BMW announced early September its plans to rapidly expand the number of battery-driven vehicles in its lineup, adding 12 all-electric nameplates and 13 hybrids by 2025, reports the BBC.
“The trend towards electric mobility is irreversible. But it will happen in different ways and at various speeds in different parts of the world,” the British outlet quoted BMW board member Klaus Fröhlich.
That’s why by 2020, the German automaker will offer hybrid or electric versions of every model in its range.
The news came shortly after Jaguar made headlines for making that same promise, to have battery-driven trims of each of its cars in place less than three years from now. The first will be the Jaguar I-PACE SUV (pictured top) due to go on sale next year.
Another well-known British sports car marque, Aston Martin, also recently made known its intent to electrify its lineup in the near-future, despite the fact none of the vehicles it offers now use batteries for propulsion.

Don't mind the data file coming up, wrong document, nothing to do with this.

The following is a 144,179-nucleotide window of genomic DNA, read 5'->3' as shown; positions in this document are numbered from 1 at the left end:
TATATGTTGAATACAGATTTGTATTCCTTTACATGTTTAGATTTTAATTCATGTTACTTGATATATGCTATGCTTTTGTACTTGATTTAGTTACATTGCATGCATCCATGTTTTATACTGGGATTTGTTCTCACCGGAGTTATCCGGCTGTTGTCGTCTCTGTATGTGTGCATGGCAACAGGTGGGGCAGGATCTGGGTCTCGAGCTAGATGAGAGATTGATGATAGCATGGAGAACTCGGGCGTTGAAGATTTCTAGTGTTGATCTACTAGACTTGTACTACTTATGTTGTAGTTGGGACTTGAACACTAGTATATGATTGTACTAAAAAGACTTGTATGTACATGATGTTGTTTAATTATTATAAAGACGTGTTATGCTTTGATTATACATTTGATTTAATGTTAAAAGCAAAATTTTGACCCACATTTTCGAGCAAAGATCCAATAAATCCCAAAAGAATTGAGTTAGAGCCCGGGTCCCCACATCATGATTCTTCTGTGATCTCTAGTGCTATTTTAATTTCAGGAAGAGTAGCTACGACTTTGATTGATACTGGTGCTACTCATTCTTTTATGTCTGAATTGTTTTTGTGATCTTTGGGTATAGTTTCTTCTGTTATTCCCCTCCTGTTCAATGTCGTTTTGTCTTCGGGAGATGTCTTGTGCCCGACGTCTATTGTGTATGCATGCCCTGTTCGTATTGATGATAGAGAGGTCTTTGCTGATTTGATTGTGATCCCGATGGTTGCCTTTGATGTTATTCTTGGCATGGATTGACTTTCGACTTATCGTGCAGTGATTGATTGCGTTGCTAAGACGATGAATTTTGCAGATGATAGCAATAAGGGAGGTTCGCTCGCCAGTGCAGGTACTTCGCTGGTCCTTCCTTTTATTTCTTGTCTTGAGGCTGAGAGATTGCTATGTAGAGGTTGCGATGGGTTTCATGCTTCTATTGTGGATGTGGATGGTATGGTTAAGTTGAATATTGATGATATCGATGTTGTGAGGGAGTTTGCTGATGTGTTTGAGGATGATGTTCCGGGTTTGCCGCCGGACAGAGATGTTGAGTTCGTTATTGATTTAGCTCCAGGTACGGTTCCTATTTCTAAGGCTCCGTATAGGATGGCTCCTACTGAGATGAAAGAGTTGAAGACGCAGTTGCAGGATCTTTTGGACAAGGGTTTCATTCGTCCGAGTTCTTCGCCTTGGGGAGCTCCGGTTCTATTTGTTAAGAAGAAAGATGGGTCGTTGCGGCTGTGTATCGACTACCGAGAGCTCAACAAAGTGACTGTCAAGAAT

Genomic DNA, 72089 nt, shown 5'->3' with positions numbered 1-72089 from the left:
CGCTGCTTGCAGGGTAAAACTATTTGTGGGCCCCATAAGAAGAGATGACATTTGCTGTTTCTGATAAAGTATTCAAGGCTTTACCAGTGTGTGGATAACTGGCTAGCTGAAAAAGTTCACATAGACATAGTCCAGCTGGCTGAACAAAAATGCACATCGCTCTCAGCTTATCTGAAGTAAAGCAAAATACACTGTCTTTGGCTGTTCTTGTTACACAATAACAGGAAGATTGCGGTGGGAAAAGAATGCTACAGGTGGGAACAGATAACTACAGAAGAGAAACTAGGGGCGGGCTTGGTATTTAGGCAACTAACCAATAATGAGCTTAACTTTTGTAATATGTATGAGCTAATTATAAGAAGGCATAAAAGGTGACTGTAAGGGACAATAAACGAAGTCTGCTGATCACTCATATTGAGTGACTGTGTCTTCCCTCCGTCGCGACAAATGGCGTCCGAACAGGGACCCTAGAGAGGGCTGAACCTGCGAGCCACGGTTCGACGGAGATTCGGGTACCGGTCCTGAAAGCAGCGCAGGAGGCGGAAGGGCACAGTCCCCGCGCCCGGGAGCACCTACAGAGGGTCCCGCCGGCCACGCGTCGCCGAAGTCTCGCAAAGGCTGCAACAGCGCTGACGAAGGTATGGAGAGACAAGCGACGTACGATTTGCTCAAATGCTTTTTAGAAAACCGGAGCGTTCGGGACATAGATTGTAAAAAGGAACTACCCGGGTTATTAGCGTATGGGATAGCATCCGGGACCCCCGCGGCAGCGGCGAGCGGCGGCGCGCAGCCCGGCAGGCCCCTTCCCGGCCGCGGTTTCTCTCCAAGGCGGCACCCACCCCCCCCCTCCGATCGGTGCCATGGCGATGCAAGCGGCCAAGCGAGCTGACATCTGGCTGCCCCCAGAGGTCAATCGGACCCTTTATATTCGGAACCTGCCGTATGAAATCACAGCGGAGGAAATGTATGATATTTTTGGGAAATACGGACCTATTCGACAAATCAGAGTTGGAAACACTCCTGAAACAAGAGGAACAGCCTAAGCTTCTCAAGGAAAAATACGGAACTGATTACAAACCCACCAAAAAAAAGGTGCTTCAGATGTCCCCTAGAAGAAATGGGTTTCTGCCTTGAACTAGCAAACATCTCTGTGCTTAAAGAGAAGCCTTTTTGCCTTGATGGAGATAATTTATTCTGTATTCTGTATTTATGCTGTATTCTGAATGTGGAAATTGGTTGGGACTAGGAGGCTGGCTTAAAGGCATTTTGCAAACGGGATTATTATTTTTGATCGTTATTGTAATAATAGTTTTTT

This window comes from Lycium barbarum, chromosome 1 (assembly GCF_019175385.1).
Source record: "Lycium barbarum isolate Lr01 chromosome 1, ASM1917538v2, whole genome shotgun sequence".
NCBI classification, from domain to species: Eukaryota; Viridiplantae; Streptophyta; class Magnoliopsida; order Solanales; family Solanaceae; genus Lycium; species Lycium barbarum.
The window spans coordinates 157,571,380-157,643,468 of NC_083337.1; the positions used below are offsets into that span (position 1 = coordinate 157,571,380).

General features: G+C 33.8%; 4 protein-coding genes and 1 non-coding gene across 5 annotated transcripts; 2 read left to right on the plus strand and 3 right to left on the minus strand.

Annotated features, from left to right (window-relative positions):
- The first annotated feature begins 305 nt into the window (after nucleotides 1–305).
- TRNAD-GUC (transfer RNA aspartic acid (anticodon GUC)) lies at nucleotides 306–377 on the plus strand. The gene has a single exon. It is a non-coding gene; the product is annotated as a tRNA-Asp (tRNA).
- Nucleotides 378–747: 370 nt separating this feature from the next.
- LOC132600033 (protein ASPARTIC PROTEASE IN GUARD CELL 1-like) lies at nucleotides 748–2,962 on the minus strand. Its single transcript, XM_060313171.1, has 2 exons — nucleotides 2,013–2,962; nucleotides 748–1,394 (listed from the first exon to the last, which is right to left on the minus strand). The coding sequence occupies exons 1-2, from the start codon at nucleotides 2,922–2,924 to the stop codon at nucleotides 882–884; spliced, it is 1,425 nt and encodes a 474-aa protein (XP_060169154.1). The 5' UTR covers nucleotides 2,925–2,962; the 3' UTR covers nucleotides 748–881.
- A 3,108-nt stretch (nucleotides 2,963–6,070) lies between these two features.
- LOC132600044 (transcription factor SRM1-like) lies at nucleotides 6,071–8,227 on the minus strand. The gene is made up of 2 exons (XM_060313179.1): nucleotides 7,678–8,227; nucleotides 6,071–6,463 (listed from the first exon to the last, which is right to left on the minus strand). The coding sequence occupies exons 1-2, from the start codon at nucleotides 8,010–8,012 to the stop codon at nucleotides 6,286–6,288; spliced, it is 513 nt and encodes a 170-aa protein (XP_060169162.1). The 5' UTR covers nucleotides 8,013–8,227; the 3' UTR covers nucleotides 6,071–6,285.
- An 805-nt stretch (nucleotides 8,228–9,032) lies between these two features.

The company’s range will be fully hybrids by the mid-2020s, forecasted Aston Martin CEO Andy Palmer in an interview with the Financial Times, and by the end of that decade, 25 percent of the line should be fully electric.
While the company could easily tap partners like Daimler, which supplies its V-8 engines, for help with EV drivetrains, it thinks the technology will be so core to its business that it wants to develop it all in-house, like Aston’s V-12s. The first vehicle to be hybridized will likely be the four-door RapidE sedan.
The three companies join Sweden-headquartered Volvo, which will have hybridized versions of all its car on offer by 2019, one year earlier than BMW and Jaguar.